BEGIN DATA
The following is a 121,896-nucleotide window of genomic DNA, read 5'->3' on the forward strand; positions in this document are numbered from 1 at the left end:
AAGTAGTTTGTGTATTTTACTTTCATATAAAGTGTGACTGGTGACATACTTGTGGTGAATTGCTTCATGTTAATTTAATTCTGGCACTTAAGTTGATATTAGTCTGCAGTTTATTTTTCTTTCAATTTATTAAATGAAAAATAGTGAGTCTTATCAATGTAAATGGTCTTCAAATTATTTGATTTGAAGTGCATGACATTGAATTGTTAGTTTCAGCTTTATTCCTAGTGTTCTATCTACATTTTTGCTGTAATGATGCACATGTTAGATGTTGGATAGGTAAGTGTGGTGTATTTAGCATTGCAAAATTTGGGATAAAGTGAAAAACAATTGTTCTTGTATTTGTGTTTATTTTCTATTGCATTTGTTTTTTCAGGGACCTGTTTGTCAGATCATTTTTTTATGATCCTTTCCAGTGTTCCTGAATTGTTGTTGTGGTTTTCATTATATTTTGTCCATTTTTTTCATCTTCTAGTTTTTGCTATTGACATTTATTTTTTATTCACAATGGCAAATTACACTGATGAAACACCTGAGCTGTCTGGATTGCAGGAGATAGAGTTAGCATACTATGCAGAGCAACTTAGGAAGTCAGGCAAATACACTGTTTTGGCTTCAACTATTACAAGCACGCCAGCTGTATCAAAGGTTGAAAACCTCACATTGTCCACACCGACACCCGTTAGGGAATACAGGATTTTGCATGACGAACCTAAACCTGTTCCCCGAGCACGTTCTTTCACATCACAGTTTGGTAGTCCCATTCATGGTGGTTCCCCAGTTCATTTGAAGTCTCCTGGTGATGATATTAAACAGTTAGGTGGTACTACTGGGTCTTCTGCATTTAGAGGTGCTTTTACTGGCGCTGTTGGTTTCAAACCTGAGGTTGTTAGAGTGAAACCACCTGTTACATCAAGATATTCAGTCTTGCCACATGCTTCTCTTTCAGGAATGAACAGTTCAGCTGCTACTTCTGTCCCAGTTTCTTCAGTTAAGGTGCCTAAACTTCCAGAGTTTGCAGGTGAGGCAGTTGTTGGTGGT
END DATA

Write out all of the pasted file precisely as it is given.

The following is a 121,896-nucleotide window of genomic DNA, read 5'->3' on the forward strand; positions in this document are numbered from 1 at the left end:
AAGTAGTTTGTGTATTTTACTTTCATATAAAGTGTGACTGGTGACATACTTGTGGTGAATTGCTTCATGTTAATTTAATTCTGGCACTTAAGTTGATATTAGTCTGCAGTTTATTTTTCTTTCAATTTATTAAATGAAAAATAGTGAGTCTTATCAATGTAAATGGTCTTCAAATTATTTGATTTGAAGTGCATGACATTGAATTGTTAGTTTCAGCTTTATTCCTAGTGTTCTATCTACATTTTTGCTGTAATGATGCACATGTTAGATGTTGGATAGGTAAGTGTGGTGTATTTAGCATTGCAAAATTTGGGATAAAGTGAAAAACAATTGTTCTTGTATTTGTGTTTATTTTCTATTGCATTTGTTTTTTCAGGGACCTGTTTGTCAGATCATTTTTTTATGATCCTTTCCAGTGTTCCTGAATTGTTGTTGTGGTTTTCATTATATTTTGTCCATTTTTTTCATCTTCTAGTTTTTGCTATTGACATTTATTTTTTATTCACAATGGCAAATTACACTGATGAAACACCTGAGCTGTCTGGATTGCAGGAGATAGAGTTAGCATACTATGCAGAGCAACTTAGGAAGTCAGGCAAATACACTGTTTTGGCTTCAACTATTACAAGCACGCCAGCTGTATCAAAGGTTGAAAACCTCACATTGTCCACACCGACACCCGTTAGGGAATACAGGATTTTGCATGACGAACCTAAACCTGTTCCCCGAGCACGTTCTTTCACATCACAGTTTGGTAGTCCCATTCATGGTGGTTCCCCAGTTCATTTGAAGTCTCCTGGTGATGATATTAAACAGTTAGGTGGTACTACTGGGTCTTCTGCATTTAGAGGTGCTTTTACTGGCGCTGTTGGTTTCAAACCTGAGGTTGTTAGAGTGAAACCACCTGTTACATCAAGATATTCAGTCTTGCCACATGCTTCTCTTTCAGGAATGAACAGTTCAGCTGCTACTTCTGTCCCAGTTTCTTCAGTTAAGGTGCCTAAACTTCCAGAGTTTGCAGGTGAGGCAGTTGTTGGTGGT